Monday, August 6, 2018

John Dickson Carr’s The Burning Court

John Dickson Carr’s The Burning Court was published in 1937 and it starts off in a very gothic fashion. A man named Edward Stevens works in the editorial department of a fairly prestigious publishing house. He takes the train to his cottage at Crispen, not far from Philadelphia. He intends to occupy his time on the train reading a manuscript. The manuscript is by an author who specialises in accounts of forgotten but fascinating murder trials. Stevens has a shock in store for him. The manuscript includes a photograph of murderess Marie d’Aubray who was guillotined in 1861. But Marie d’Aubray is his wife’s name, and the woman in the photograph doesn’t just resemble his wife. She is his wife. There can be no doubt of it. Except that this woman was executed in 1861 and his wife is alive and well in 1929 (when the novel takes place).

Carr had a real affinity for the gothic and he lays it on good and thick in this tale. He gives us ghostly apparitions, a woman who walks through walls, body-snatching, ancient hereditary evils and gruesome scenes in crypts. We never really believe there’s anything supernatural going on (Carr at this stage of his career was not going to transgress such a crucial convention of the genre) but it does succeed in giving us the feeling that something sinister is definitely going on. There might not be any ghosts but there’s certainly been dirty work at the cross-roads.

Stevens’ cottage is not far from the estate of the Despard family. Old Miles Despard (who was actually only middle-aged has recently died) and his considerable fortune will go to his younger brother’s three children Mark, Edith and Ogden. Stevens and Mark Despard are on very friendly terms so Stevens agrees to a very curious request from Mark - to join him in a spot of grave-robbing. All in a good cause.

There is some question mark over the death of Miles. The cup that is known to have contained arsenic is a definite worry. The lady who was seen to visit Miles and then left his room through a non-existent door is also a slight cause for concern.

The fortune left by Miles provides obvious motives. There are however some very strong links to celebrated cases of poisoning that occurred in the past, one in the nineteenth century and one in the seventeenth (incidentally the burning court of the title is a seventeenth-century tribunal that meted out justice to poisoners). Those poisonings seemed to have been motivated by something much more evil than mere hope of monetary gain.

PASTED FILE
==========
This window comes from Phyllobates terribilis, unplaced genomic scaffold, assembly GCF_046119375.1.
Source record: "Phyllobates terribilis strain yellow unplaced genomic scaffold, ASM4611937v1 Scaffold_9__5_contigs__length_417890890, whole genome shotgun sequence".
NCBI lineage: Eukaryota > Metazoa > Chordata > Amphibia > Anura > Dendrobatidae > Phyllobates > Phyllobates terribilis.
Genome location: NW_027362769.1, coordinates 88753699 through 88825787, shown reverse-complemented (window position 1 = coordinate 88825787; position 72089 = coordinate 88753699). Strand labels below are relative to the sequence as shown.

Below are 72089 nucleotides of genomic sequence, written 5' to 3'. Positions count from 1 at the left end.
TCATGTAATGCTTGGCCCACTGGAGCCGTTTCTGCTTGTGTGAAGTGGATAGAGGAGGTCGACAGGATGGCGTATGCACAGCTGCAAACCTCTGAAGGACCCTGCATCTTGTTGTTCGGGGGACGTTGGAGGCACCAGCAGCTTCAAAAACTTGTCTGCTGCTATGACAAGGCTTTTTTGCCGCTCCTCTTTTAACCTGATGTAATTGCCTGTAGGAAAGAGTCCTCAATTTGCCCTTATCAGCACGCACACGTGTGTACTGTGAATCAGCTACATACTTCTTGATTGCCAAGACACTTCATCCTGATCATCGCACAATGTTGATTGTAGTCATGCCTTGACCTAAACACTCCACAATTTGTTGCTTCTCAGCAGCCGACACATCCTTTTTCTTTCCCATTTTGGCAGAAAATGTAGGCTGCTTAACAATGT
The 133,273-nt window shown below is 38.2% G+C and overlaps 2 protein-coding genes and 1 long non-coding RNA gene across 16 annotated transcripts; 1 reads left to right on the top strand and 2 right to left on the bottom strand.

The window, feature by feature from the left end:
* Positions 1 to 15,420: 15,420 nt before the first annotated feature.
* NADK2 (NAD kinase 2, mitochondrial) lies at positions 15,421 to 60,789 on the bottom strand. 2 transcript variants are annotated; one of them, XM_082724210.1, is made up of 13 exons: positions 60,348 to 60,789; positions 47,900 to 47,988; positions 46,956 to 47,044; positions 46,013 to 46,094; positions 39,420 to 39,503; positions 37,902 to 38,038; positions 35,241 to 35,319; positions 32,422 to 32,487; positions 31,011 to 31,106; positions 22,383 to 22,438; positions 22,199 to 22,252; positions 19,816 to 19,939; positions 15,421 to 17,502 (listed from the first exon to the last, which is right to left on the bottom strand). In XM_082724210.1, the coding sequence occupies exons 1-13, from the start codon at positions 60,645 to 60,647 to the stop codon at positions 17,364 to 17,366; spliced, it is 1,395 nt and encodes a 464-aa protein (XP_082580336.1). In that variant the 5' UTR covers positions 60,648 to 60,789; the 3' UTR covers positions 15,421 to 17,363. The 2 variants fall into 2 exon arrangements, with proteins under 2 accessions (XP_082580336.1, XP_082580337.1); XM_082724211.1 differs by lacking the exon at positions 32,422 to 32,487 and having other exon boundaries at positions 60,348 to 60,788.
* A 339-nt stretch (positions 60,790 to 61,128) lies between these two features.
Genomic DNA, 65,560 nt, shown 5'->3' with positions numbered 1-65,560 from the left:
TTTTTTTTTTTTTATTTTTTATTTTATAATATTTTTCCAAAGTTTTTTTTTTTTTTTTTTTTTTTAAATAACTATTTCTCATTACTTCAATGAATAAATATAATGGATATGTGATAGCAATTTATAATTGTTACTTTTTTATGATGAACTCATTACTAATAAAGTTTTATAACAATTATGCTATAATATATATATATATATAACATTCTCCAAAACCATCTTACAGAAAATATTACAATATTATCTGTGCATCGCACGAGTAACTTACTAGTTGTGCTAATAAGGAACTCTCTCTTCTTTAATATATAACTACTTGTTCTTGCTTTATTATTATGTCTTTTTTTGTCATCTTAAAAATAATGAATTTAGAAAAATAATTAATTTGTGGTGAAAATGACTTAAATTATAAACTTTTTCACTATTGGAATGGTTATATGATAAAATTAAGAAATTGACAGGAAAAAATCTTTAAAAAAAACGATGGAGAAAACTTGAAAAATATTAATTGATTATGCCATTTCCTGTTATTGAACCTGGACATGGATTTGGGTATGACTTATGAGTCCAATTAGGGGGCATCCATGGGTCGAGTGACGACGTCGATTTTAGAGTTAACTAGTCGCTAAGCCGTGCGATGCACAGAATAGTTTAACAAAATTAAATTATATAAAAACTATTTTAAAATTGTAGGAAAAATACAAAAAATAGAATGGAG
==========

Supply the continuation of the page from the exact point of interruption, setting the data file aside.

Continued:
This is John Dickson Carr so of course you’re expecting a locked-room puzzle. Actually you get two impossible crimes, or at least two criminal situations containing impossibilities, including a locked-crypt puzzle!

This is not just a detective story with gothic trappings. While it is a detective story it is also a true gothic novel, with the gothic elements fully integrated into the story and handled with skill and also surprising subtlety. It’s unusual for 1930s Carr in having an American setting. This was an interesting and obviously deliberate choice on his part - he’s giving us a story of murder and evil with roots going back several centuries and with references to seventeenth century books on witchcraft so it would have been an obvious move to set in a decaying castle in England or central Europe but Carr sets it in a decaying seventeenth century mansion in Philadelphia, which gives us a wonderful collision of the gothic and the modern.

Carr delivers some bravura plotting in this novel. So many clues, and so many of them so ambiguous, so much misdirection. This is a novel that does not rely on the impossible crime problem. That’s just another element in a fantastically intricate plot with alibis being set up and then exploded with abandon.

We also get a very unusual detective although you won’t know that until quite late.

And then there’s the ending, and I am most definitely not going to offer even the slightest hints as to its nature. This is an ending that you most emphatically do not want to have spoiled. All I will say is that it’s not only the most controversial ending Carr ever wrote it’s possibly the most controversial ending in golden age crime fiction.

I still haven’t quite decided how I feel about the ending but there’s no question that The Burning Court is an unusual and fascinating novel filled to bursting point with staggering amounts of brilliance. Even if you decide you hate it you won’t forget it.

Once you’ve read the book you might want to check out JJ’s review at The Invisible Event. There’s  a lively discussion of that ending in the comments section. But read the book first!

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